One of the powerhouses of the 1950s, Time Without Pity is the first film that Joseph Losey signed with his own name after being blacklisted and fleeing the U.S. In effect, it’s the film in which Losey proclaimed himself a Brit, as eager and willing to skewer the establishment there as he had done on the other side of the Atlantic. It’s the one with Michael Redgrave, in a bravura performance, as the alcoholic father in a race against the clock to save his son, whom we know is innocent, from being executed for murder. The film takes aim at capital punishment.
It does so unsteadily, it seems to me, and stridently, and its explanation of war—another blacklistee, Ben Barzman, wrote the script—is odd. A character says that the object of war is to defend one’s own life, not kill the enemy; but more often, battle by battle, it is to take and hold territory, which indeed requires killing the enemy that currently holds the territory. So there’s an entire aspect of the film that fails to convince me at least.
But the human drama! In a telling moment the father shouts out, “I am not a detective!”—and indeed he isn’t, but that is what he has to make himself into in order to try to save his son’s life. The whole adventure is emotionally spectacular as he stretches himself to the limit as only hours remain to find some tangible piece of evidence that might exonerate his son, and as he more than once, in despair, dips into the well of alcohol that had prevented him from being a responsive father in the past.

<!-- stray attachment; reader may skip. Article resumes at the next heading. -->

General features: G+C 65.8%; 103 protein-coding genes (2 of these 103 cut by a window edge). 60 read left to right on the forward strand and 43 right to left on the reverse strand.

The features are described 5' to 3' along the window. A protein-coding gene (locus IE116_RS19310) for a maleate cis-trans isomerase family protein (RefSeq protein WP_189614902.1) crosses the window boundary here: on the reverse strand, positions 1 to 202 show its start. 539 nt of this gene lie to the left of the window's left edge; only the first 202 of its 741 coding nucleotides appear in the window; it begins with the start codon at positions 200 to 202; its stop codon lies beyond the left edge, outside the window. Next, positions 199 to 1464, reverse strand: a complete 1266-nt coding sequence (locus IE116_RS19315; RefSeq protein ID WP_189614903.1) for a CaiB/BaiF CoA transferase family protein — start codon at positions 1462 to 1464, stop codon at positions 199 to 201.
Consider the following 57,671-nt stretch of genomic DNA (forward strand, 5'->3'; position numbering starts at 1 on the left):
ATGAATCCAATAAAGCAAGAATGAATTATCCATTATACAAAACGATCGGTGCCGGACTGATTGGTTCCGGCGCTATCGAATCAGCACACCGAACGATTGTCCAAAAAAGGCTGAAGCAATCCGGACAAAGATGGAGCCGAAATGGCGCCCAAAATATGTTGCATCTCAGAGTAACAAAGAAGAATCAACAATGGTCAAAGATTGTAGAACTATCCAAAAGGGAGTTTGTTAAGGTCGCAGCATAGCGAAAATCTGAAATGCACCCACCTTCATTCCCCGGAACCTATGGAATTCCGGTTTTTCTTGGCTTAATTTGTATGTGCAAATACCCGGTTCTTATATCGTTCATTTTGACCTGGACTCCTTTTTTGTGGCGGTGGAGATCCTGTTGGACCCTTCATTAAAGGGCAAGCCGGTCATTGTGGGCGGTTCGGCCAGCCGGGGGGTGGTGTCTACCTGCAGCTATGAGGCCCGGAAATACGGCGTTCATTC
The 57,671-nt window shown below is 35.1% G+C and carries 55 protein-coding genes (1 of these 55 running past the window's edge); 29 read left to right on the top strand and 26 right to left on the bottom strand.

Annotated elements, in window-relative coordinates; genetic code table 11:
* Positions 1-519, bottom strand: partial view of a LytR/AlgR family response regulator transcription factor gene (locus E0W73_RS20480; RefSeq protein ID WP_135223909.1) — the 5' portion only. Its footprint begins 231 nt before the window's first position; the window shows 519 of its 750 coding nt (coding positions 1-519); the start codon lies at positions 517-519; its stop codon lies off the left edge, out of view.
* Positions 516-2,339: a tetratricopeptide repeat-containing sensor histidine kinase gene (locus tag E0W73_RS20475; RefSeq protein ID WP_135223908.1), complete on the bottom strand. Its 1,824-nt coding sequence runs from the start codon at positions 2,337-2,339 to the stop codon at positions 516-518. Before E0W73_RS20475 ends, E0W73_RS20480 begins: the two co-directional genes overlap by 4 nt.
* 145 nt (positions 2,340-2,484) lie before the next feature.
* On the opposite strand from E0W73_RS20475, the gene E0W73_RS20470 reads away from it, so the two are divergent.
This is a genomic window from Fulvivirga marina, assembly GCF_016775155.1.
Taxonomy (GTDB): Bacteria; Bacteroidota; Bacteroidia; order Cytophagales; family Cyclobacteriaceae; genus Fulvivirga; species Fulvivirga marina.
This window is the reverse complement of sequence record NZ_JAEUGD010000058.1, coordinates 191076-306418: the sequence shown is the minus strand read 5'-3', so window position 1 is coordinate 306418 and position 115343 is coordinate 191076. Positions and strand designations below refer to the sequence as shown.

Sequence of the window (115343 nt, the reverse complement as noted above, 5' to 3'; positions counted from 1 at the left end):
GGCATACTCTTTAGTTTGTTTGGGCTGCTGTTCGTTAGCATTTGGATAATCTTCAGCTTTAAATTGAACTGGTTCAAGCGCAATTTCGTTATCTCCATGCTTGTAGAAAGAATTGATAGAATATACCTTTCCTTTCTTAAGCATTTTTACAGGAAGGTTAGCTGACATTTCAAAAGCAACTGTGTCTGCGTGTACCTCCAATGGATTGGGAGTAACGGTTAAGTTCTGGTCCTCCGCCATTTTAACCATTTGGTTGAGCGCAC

Redgrave is phenomenal. On the other hand, Leo McKern, as the father of the convicted boy’s best friend, is shrill and over the top. But McKern’s character is desperate, too. We are able thus to compare desperation with moral grace and desperation without it; one father loves his son, while the other loves only himself.
Joan Plowright: you will not believe your eyes, how young, how cute she is here—and magnificent as the murdered girl’s sister, who at first is hateful towards Redgrave’s character for the sake of her sister’s memory, but later, when it becomes obvious to her that the boy is innocent, so sincerely, humbly apologetic. (This is a 1957 film—that’s the year Plowright fell in with Larry O. on stage, playing his daughter in Osborne’s The Entertainer.) Ann Todd! This is wicked of Losey—a glorious inside joke. Todd, looking lovely, acts in a different key from everyone else: she gives a Hollywood performance, a fact underscored by the luminous closeups that Losey applies to her famous face. It’s a dig; it would be interesting to know whether Todd herself was in on it.
The narrative is resolved in a jaw-dropping manner, with a resolution that no one could possibly see coming. Indeed, although I had seen the film before, it came again as a surprise. What a finish!
Alec McCowen plays the boy who is headed for a hanging.
If you’ve been a neglectful or emotionally distant parent, be buoyed by the fact that, so long as your son or daughter hasn’t yet ascended the scaffold, redemption is possible. The father that Redgrave plays gives his all! (Correctly, the film leaves undetermined whether his monstrous/gracious ploy works.)
One thing more: the music in this film is madness! But it becomes one more distancing device in an unsentimental film by a man who had been mentored by Brecht himself.
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